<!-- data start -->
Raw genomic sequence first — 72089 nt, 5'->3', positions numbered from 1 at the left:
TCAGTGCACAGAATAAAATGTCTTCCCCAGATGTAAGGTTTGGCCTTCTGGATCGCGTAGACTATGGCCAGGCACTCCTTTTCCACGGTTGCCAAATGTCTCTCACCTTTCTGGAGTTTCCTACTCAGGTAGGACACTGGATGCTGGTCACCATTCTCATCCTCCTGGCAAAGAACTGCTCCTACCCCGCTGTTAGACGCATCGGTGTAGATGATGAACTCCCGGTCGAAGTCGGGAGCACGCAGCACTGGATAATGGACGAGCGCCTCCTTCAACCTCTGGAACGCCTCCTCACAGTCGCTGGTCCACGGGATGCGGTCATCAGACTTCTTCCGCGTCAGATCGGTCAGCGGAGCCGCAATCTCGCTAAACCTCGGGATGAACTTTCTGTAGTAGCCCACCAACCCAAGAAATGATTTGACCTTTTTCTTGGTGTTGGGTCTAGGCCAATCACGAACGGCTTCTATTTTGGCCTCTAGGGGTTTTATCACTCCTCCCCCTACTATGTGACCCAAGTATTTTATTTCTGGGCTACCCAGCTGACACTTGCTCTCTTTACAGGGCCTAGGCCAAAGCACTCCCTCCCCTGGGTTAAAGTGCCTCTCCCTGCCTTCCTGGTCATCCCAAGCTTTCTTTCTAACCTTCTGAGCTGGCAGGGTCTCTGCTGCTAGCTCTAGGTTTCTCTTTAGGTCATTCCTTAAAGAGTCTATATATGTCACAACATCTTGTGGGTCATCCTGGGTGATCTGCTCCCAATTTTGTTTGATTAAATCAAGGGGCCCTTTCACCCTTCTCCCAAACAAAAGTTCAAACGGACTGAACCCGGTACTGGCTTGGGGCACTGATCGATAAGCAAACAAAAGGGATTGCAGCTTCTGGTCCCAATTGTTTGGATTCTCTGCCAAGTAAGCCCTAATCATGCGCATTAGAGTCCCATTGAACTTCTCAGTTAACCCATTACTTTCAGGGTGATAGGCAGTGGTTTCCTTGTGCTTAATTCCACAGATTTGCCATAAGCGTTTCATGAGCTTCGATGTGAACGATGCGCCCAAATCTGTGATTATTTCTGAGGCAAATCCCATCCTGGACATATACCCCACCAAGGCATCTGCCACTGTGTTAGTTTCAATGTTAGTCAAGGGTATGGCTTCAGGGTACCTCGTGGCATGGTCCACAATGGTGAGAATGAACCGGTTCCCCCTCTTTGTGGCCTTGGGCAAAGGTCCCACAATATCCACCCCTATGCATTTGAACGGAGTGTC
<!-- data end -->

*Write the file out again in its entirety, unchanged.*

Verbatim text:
Raw genomic sequence first — 72089 nt, 5'->3', positions numbered from 1 at the left:
TCAGTGCACAGAATAAAATGTCTTCCCCAGATGTAAGGTTTGGCCTTCTGGATCGCGTAGACTATGGCCAGGCACTCCTTTTCCACGGTTGCCAAATGTCTCTCACCTTTCTGGAGTTTCCTACTCAGGTAGGACACTGGATGCTGGTCACCATTCTCATCCTCCTGGCAAAGAACTGCTCCTACCCCGCTGTTAGACGCATCGGTGTAGATGATGAACTCCCGGTCGAAGTCGGGAGCACGCAGCACTGGATAATGGACGAGCGCCTCCTTCAACCTCTGGAACGCCTCCTCACAGTCGCTGGTCCACGGGATGCGGTCATCAGACTTCTTCCGCGTCAGATCGGTCAGCGGAGCCGCAATCTCGCTAAACCTCGGGATGAACTTTCTGTAGTAGCCCACCAACCCAAGAAATGATTTGACCTTTTTCTTGGTGTTGGGTCTAGGCCAATCACGAACGGCTTCTATTTTGGCCTCTAGGGGTTTTATCACTCCTCCCCCTACTATGTGACCCAAGTATTTTATTTCTGGGCTACCCAGCTGACACTTGCTCTCTTTACAGGGCCTAGGCCAAAGCACTCCCTCCCCTGGGTTAAAGTGCCTCTCCCTGCCTTCCTGGTCATCCCAAGCTTTCTTTCTAACCTTCTGAGCTGGCAGGGTCTCTGCTGCTAGCTCTAGGTTTCTCTTTAGGTCATTCCTTAAAGAGTCTATATATGTCACAACATCTTGTGGGTCATCCTGGGTGATCTGCTCCCAATTTTGTTTGATTAAATCAAGGGGCCCTTTCACCCTTCTCCCAAACAAAAGTTCAAACGGACTGAACCCGGTACTGGCTTGGGGCACTGATCGATAAGCAAACAAAAGGGATTGCAGCTTCTGGTCCCAATTGTTTGGATTCTCTGCCAAGTAAGCCCTAATCATGCGCATTAGAGTCCCATTGAACTTCTCAGTTAACCCATTACTTTCAGGGTGATAGGCAGTGGTTTCCTTGTGCTTAATTCCACAGATTTGCCATAAGCGTTTCATGAGCTTCGATGTGAACGATGCGCCCAAATCTGTGATTATTTCTGAGGCAAATCCCATCCTGGACATATACCCCACCAAGGCATCTGCCACTGTGTTAGTTTCAATGTTAGTCAAGGGTATGGCTTCAGGGTACCTCGTGGCATGGTCCACAATGGTGAGAATGAACCGGTTCCCCCTCTTTGTGGCCTTGGGCAAAGGTCCCACAATATCCACCCCTATGCATTTGAACGGAGTGTC